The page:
Man of Steel is the newest entry in our ongoing obsession with superhero epics. It follows the coming-of-age of Superman, as he resolves the conflict of identity between being Earthling and being Kryptonian. True to its genre, it is an operatic illustration of destruction and mayhem as entire worlds are torn apart.
The opening scenes on Krypton are magnificent. A spectacular extra-terrestrial geography of volcanic surface and bizarre dragon-like creatures becomes a vision of apocalyptic prophecy, consumed by fiery explosions. It is here that an overarching question arises as to the significance of autonomy. Jor-El asked, “What if a child dreams of becoming something other than what society had intended? What if a child aspired to something greater?”. As per David S. Goyer’s screenplay, no Kryptonian is permitted to choose their own destiny. Their vocations are assigned at birth within their individual test tube pods. This means that Clark, as Krypton’s first natural birth, is already special. He is a symbol of hope, intrinsic to human survival.
What really sets Man of Steel apart from the previous Superman stories is the humanity of Clark Kent. Historically, the steadfast righteousness and extraordinary powers of Superman made him boring, unrealistic and inaccessible. Man of Steel subverts the traditional archetype of the messianic figure to allow for fallibility and, thus, a more powerful representation of the human condition. Before the monolith of red-blue spandex and perfect hair, this is a glimpse into the confusion and internal struggle of an adopted child. In adolescence, he reads Plato, gets angry with his father and is clearly uncomfortable with swallowing his pride when bullied. As a man, he is nomadic, changing jobs as he explores Earth, stepping out of the Christ-like shoes fashioned in 1930 by the character’s creators – two Jewish teenagers in Ohio. His classic hero’s journey is a universal and very human quest of self-discovery.
Spoiler alert – interestingly, it is the subversion of the old central thesis, that Superman cannot take a life, which gives this film a foothold in controversy. When he snaps Zod’s neck, the purists gasped, exclaiming at the vulgar rebuff of the moral compass that is fundamental to his character. However, Hancock and Watchmen have already demonstrated a shift from kitsch to urban realism, emphasising a new distaste with godly integrity. Contemporary recognition of subjective morality suggests that the obligation ascribed to Supermen to protect the weak has to be more nuanced.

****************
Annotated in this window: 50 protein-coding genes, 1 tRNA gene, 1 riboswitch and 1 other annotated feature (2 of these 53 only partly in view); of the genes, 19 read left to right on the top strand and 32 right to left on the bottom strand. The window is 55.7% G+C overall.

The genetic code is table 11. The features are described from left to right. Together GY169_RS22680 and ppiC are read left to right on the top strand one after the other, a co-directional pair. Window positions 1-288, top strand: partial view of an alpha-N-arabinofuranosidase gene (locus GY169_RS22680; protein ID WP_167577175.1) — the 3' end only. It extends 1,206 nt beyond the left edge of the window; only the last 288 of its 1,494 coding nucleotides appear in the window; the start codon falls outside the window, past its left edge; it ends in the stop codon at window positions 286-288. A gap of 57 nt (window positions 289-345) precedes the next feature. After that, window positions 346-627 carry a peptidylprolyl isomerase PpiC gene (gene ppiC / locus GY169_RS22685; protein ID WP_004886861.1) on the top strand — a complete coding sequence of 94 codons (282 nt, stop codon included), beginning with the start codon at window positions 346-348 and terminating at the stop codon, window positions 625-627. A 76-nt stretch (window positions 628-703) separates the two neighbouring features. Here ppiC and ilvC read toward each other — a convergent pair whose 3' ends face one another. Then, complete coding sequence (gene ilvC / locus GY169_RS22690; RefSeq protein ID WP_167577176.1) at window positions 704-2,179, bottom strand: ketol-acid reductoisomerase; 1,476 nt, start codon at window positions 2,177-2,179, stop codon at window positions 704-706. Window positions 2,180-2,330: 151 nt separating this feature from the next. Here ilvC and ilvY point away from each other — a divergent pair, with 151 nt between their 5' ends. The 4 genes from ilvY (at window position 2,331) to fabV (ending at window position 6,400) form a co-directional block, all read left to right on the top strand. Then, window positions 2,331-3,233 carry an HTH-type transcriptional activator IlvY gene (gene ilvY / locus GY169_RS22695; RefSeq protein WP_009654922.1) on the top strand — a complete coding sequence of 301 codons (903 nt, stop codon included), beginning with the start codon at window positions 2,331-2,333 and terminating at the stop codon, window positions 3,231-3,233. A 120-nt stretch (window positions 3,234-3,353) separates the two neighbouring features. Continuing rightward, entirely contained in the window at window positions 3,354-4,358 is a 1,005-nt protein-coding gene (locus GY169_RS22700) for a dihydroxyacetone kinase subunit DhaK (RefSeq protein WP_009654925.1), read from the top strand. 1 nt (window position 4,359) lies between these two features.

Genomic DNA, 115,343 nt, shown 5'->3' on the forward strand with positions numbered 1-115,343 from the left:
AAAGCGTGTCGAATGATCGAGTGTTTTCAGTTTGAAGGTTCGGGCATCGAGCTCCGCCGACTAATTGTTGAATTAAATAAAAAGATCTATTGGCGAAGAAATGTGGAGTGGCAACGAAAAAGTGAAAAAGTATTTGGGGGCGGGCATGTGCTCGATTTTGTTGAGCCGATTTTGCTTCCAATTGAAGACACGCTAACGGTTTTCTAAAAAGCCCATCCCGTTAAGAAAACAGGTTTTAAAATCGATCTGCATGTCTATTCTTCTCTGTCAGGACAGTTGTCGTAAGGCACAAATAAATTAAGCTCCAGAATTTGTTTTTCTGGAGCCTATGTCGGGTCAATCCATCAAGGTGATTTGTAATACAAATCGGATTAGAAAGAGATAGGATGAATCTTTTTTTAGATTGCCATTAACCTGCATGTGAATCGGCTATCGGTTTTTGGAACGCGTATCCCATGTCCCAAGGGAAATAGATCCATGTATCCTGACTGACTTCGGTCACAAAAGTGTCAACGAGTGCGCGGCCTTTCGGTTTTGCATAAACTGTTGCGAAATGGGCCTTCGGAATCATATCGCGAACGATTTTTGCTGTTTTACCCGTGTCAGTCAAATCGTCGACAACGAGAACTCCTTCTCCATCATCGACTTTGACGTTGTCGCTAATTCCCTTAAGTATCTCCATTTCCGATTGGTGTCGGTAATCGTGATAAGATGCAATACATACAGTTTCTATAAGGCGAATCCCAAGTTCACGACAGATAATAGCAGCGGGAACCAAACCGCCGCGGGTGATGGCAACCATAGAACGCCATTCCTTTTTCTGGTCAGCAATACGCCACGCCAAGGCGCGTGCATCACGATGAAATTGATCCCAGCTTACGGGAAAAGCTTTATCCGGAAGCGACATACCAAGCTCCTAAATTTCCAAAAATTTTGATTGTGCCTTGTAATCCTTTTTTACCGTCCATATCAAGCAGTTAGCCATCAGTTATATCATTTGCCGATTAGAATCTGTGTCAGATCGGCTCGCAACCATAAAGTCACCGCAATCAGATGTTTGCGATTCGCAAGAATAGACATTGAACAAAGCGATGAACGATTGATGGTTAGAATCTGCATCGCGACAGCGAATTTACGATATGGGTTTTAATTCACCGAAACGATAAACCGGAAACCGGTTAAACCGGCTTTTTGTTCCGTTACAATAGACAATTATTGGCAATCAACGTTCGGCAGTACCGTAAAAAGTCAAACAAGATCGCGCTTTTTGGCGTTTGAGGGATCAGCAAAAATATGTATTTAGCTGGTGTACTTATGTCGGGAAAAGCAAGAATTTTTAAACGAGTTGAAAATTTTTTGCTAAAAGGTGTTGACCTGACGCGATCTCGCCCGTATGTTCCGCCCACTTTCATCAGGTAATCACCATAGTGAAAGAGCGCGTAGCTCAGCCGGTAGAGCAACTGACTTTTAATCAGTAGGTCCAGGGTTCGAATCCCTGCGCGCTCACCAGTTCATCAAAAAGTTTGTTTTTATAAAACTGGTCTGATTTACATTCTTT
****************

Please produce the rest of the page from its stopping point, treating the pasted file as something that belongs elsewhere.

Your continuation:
Critics have largely disparaged the film while the public have generally enjoyed it. This discrepancy could be due to the deviation from the 1978 adaption of Superman by Richard Donner, as well as a critical bias against Zack Snyder’s hyperbolic cinematography in Suckerpunch and 300. The former premise attitude, however, would be unjust, since the Christopher Reeve Superman is an interpretation of the comics as per his zeitgeist, while the Henry Cavill Superman reflects a different responder. As to the latter complaint, in a culture of instant gratification, high intensity mega-action scenes are almost an essential narcotic. On a practical note, the man from Krypton is not your average vigilante. To visualise an alien that is faster than a speeding bullet and can leap buildings requires hyper-real CGI that would be redundant for another superhero.
To be sure, Superman and the Kryptonians do drag each other through one skyscraper too many, the transformation of determined Lois Lane to damsel in distress is a problematic and gendered treatment of women, and the movie is a tad too long. Nevertheless, from my vantage point in front of the big screen, I was moved, not just by Cavill’s bulging pectorals, but also by a poignant and refreshing revision of the Superman story.